Project would include adding four new classrooms to elementary
The USD 108 Board of Education voted unanimously Monday night to hire an architect and construction manager agency for a four classroom/restroom addition to the south end of the current elementary building. A special meeting was scheduled for 6 p.m. Wednesday to discuss financing and lease purchase arrangements.
Present were Rod Stewart, Jill Hoover, Kevin Elliott, Keelie Welch, Rhonda Manley, Brad Jones and Kelsie Beikmann.
BBN Architects Inc., Manhattan, represented by Daniel Crouch and Patrick Schaub, presented a preliminary design and timeline to the board. Also present were Brian Fuemmeler and Todd Knight, representatives of McCownGordon Construction, the firm hired to be the construction agency manager.
The board also reviewed a lease purchase agreement timeline from Piper Sandler, an investment firm. The special meeting scheduled for Wednesday night was to be with a Piper Sandler representative.
The board has been discussing space needs since September. Elementary enrollment over the last three years has increased by 37 students. Enrollment numbers as of Tuesday morning were preschool, 22; kindergarten, 31; first grade, 31; second grade, 30; third grade, 28; fourth grade, 33; fifth grade, 26; and sixth grade, 29.
Plans call for a bid opening in April.
McCownGordon representatives told the board one of the challenges of the proposed timeline is a shortage of steel for roof joists and decking due to COVID-19. These delays will require efficiency on site, so that construction crews are not waiting on supplies.
“We wanted to let you know what we’re hearing in the marketplace,” Knight said. McCownGordon estimators made several calls across the state and several projects are seeing significant delays for steel fabrication.
The lease purchase outline shows that the board will consider a resolution of intent to enter a lease at the special meeting. The Notice of Intent must be published twice in The Washington County News, the official district newspaper. A 30- day protest period will follow. If a protest petition is not filed, the board could adopt a lease purchase agreement and execute the purchase agreement at its March meeting.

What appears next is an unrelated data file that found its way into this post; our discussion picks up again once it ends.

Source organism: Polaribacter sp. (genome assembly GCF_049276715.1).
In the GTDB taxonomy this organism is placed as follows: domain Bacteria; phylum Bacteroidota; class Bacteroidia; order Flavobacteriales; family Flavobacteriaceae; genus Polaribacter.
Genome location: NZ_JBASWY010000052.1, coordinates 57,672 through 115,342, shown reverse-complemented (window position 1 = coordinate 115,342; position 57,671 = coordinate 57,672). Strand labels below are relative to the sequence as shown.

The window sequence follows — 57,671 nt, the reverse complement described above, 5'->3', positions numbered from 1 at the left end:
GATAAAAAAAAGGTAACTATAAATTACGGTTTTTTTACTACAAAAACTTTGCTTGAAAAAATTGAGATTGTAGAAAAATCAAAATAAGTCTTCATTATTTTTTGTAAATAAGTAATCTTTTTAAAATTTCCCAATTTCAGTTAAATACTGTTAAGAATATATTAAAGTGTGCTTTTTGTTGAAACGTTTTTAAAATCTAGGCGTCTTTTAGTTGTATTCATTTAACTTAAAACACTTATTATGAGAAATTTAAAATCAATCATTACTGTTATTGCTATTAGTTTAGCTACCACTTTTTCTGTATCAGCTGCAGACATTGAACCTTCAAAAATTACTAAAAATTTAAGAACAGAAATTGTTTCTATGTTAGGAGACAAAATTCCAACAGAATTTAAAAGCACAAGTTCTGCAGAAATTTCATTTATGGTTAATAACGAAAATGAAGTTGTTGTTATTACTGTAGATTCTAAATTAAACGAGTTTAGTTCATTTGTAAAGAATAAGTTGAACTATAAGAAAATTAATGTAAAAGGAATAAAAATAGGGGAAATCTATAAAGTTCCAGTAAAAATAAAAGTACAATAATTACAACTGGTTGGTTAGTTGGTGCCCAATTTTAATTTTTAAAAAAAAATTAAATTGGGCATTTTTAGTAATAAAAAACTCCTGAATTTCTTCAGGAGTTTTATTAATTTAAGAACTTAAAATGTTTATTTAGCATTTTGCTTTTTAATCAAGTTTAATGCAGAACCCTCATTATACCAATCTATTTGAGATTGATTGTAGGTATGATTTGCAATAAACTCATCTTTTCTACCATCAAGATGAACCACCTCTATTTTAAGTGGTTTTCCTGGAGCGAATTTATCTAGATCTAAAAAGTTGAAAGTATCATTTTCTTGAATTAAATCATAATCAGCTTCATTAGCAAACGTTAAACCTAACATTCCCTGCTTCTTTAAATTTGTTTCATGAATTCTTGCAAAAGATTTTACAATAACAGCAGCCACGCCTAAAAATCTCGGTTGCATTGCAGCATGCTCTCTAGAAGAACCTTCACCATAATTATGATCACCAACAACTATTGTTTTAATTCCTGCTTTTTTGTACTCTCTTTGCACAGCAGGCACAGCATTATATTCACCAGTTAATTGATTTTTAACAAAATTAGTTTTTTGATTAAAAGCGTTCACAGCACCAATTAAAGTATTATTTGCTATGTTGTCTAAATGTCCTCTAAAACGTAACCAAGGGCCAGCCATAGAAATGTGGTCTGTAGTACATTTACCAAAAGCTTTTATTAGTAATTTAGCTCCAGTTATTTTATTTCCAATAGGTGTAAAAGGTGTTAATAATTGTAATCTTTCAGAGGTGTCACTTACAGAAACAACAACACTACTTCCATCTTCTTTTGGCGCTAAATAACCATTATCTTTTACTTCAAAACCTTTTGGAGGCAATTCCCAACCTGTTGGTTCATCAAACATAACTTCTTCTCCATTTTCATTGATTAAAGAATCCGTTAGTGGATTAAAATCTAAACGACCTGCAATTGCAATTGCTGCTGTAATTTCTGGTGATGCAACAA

The proposed addition will be approximately 5,800 square feet. Each classroom will be 800 square feet, the same size as those in the current building. Men’s and women’s restrooms are included, along with janitorial and storage space and workspace for teachers.
BBN described the project as straightforward. It helped immensely, Schaub said, that the district had kept detailed plans from the construction of West Elementary and the district’s second gymnasium, 7-12 music room and science lab.
Jones said he wanted the board to schedule some public meetings to provide information about the project.
Supt. Denise O’Dea said the district mill levy would not increase for this project because it would be financed through a lease/purchase.
McCownGordon was to provide the district with a detailed construction estimate for the Wednesday night meeting.
Once the lease purchase arrangements begin, there will be little opportunity to significantly change the design. While a little larger than the original space estimate, the design has been tweaked for exit and code requirements.
McCownGordon will have an on-site superintendent daily at the job site.
Elliott asked about obligations should there be a disaster that would make the district unable to proceed with the project. Schaub said there would be no penalties, but the district would be responsible for services rendered.
The architect’s fee was quoted as 9 percent of the construction costs.
“Once cost is set, our job is to design it at cost. We want you to get as much as you can for the budget you have available,” Schaub said.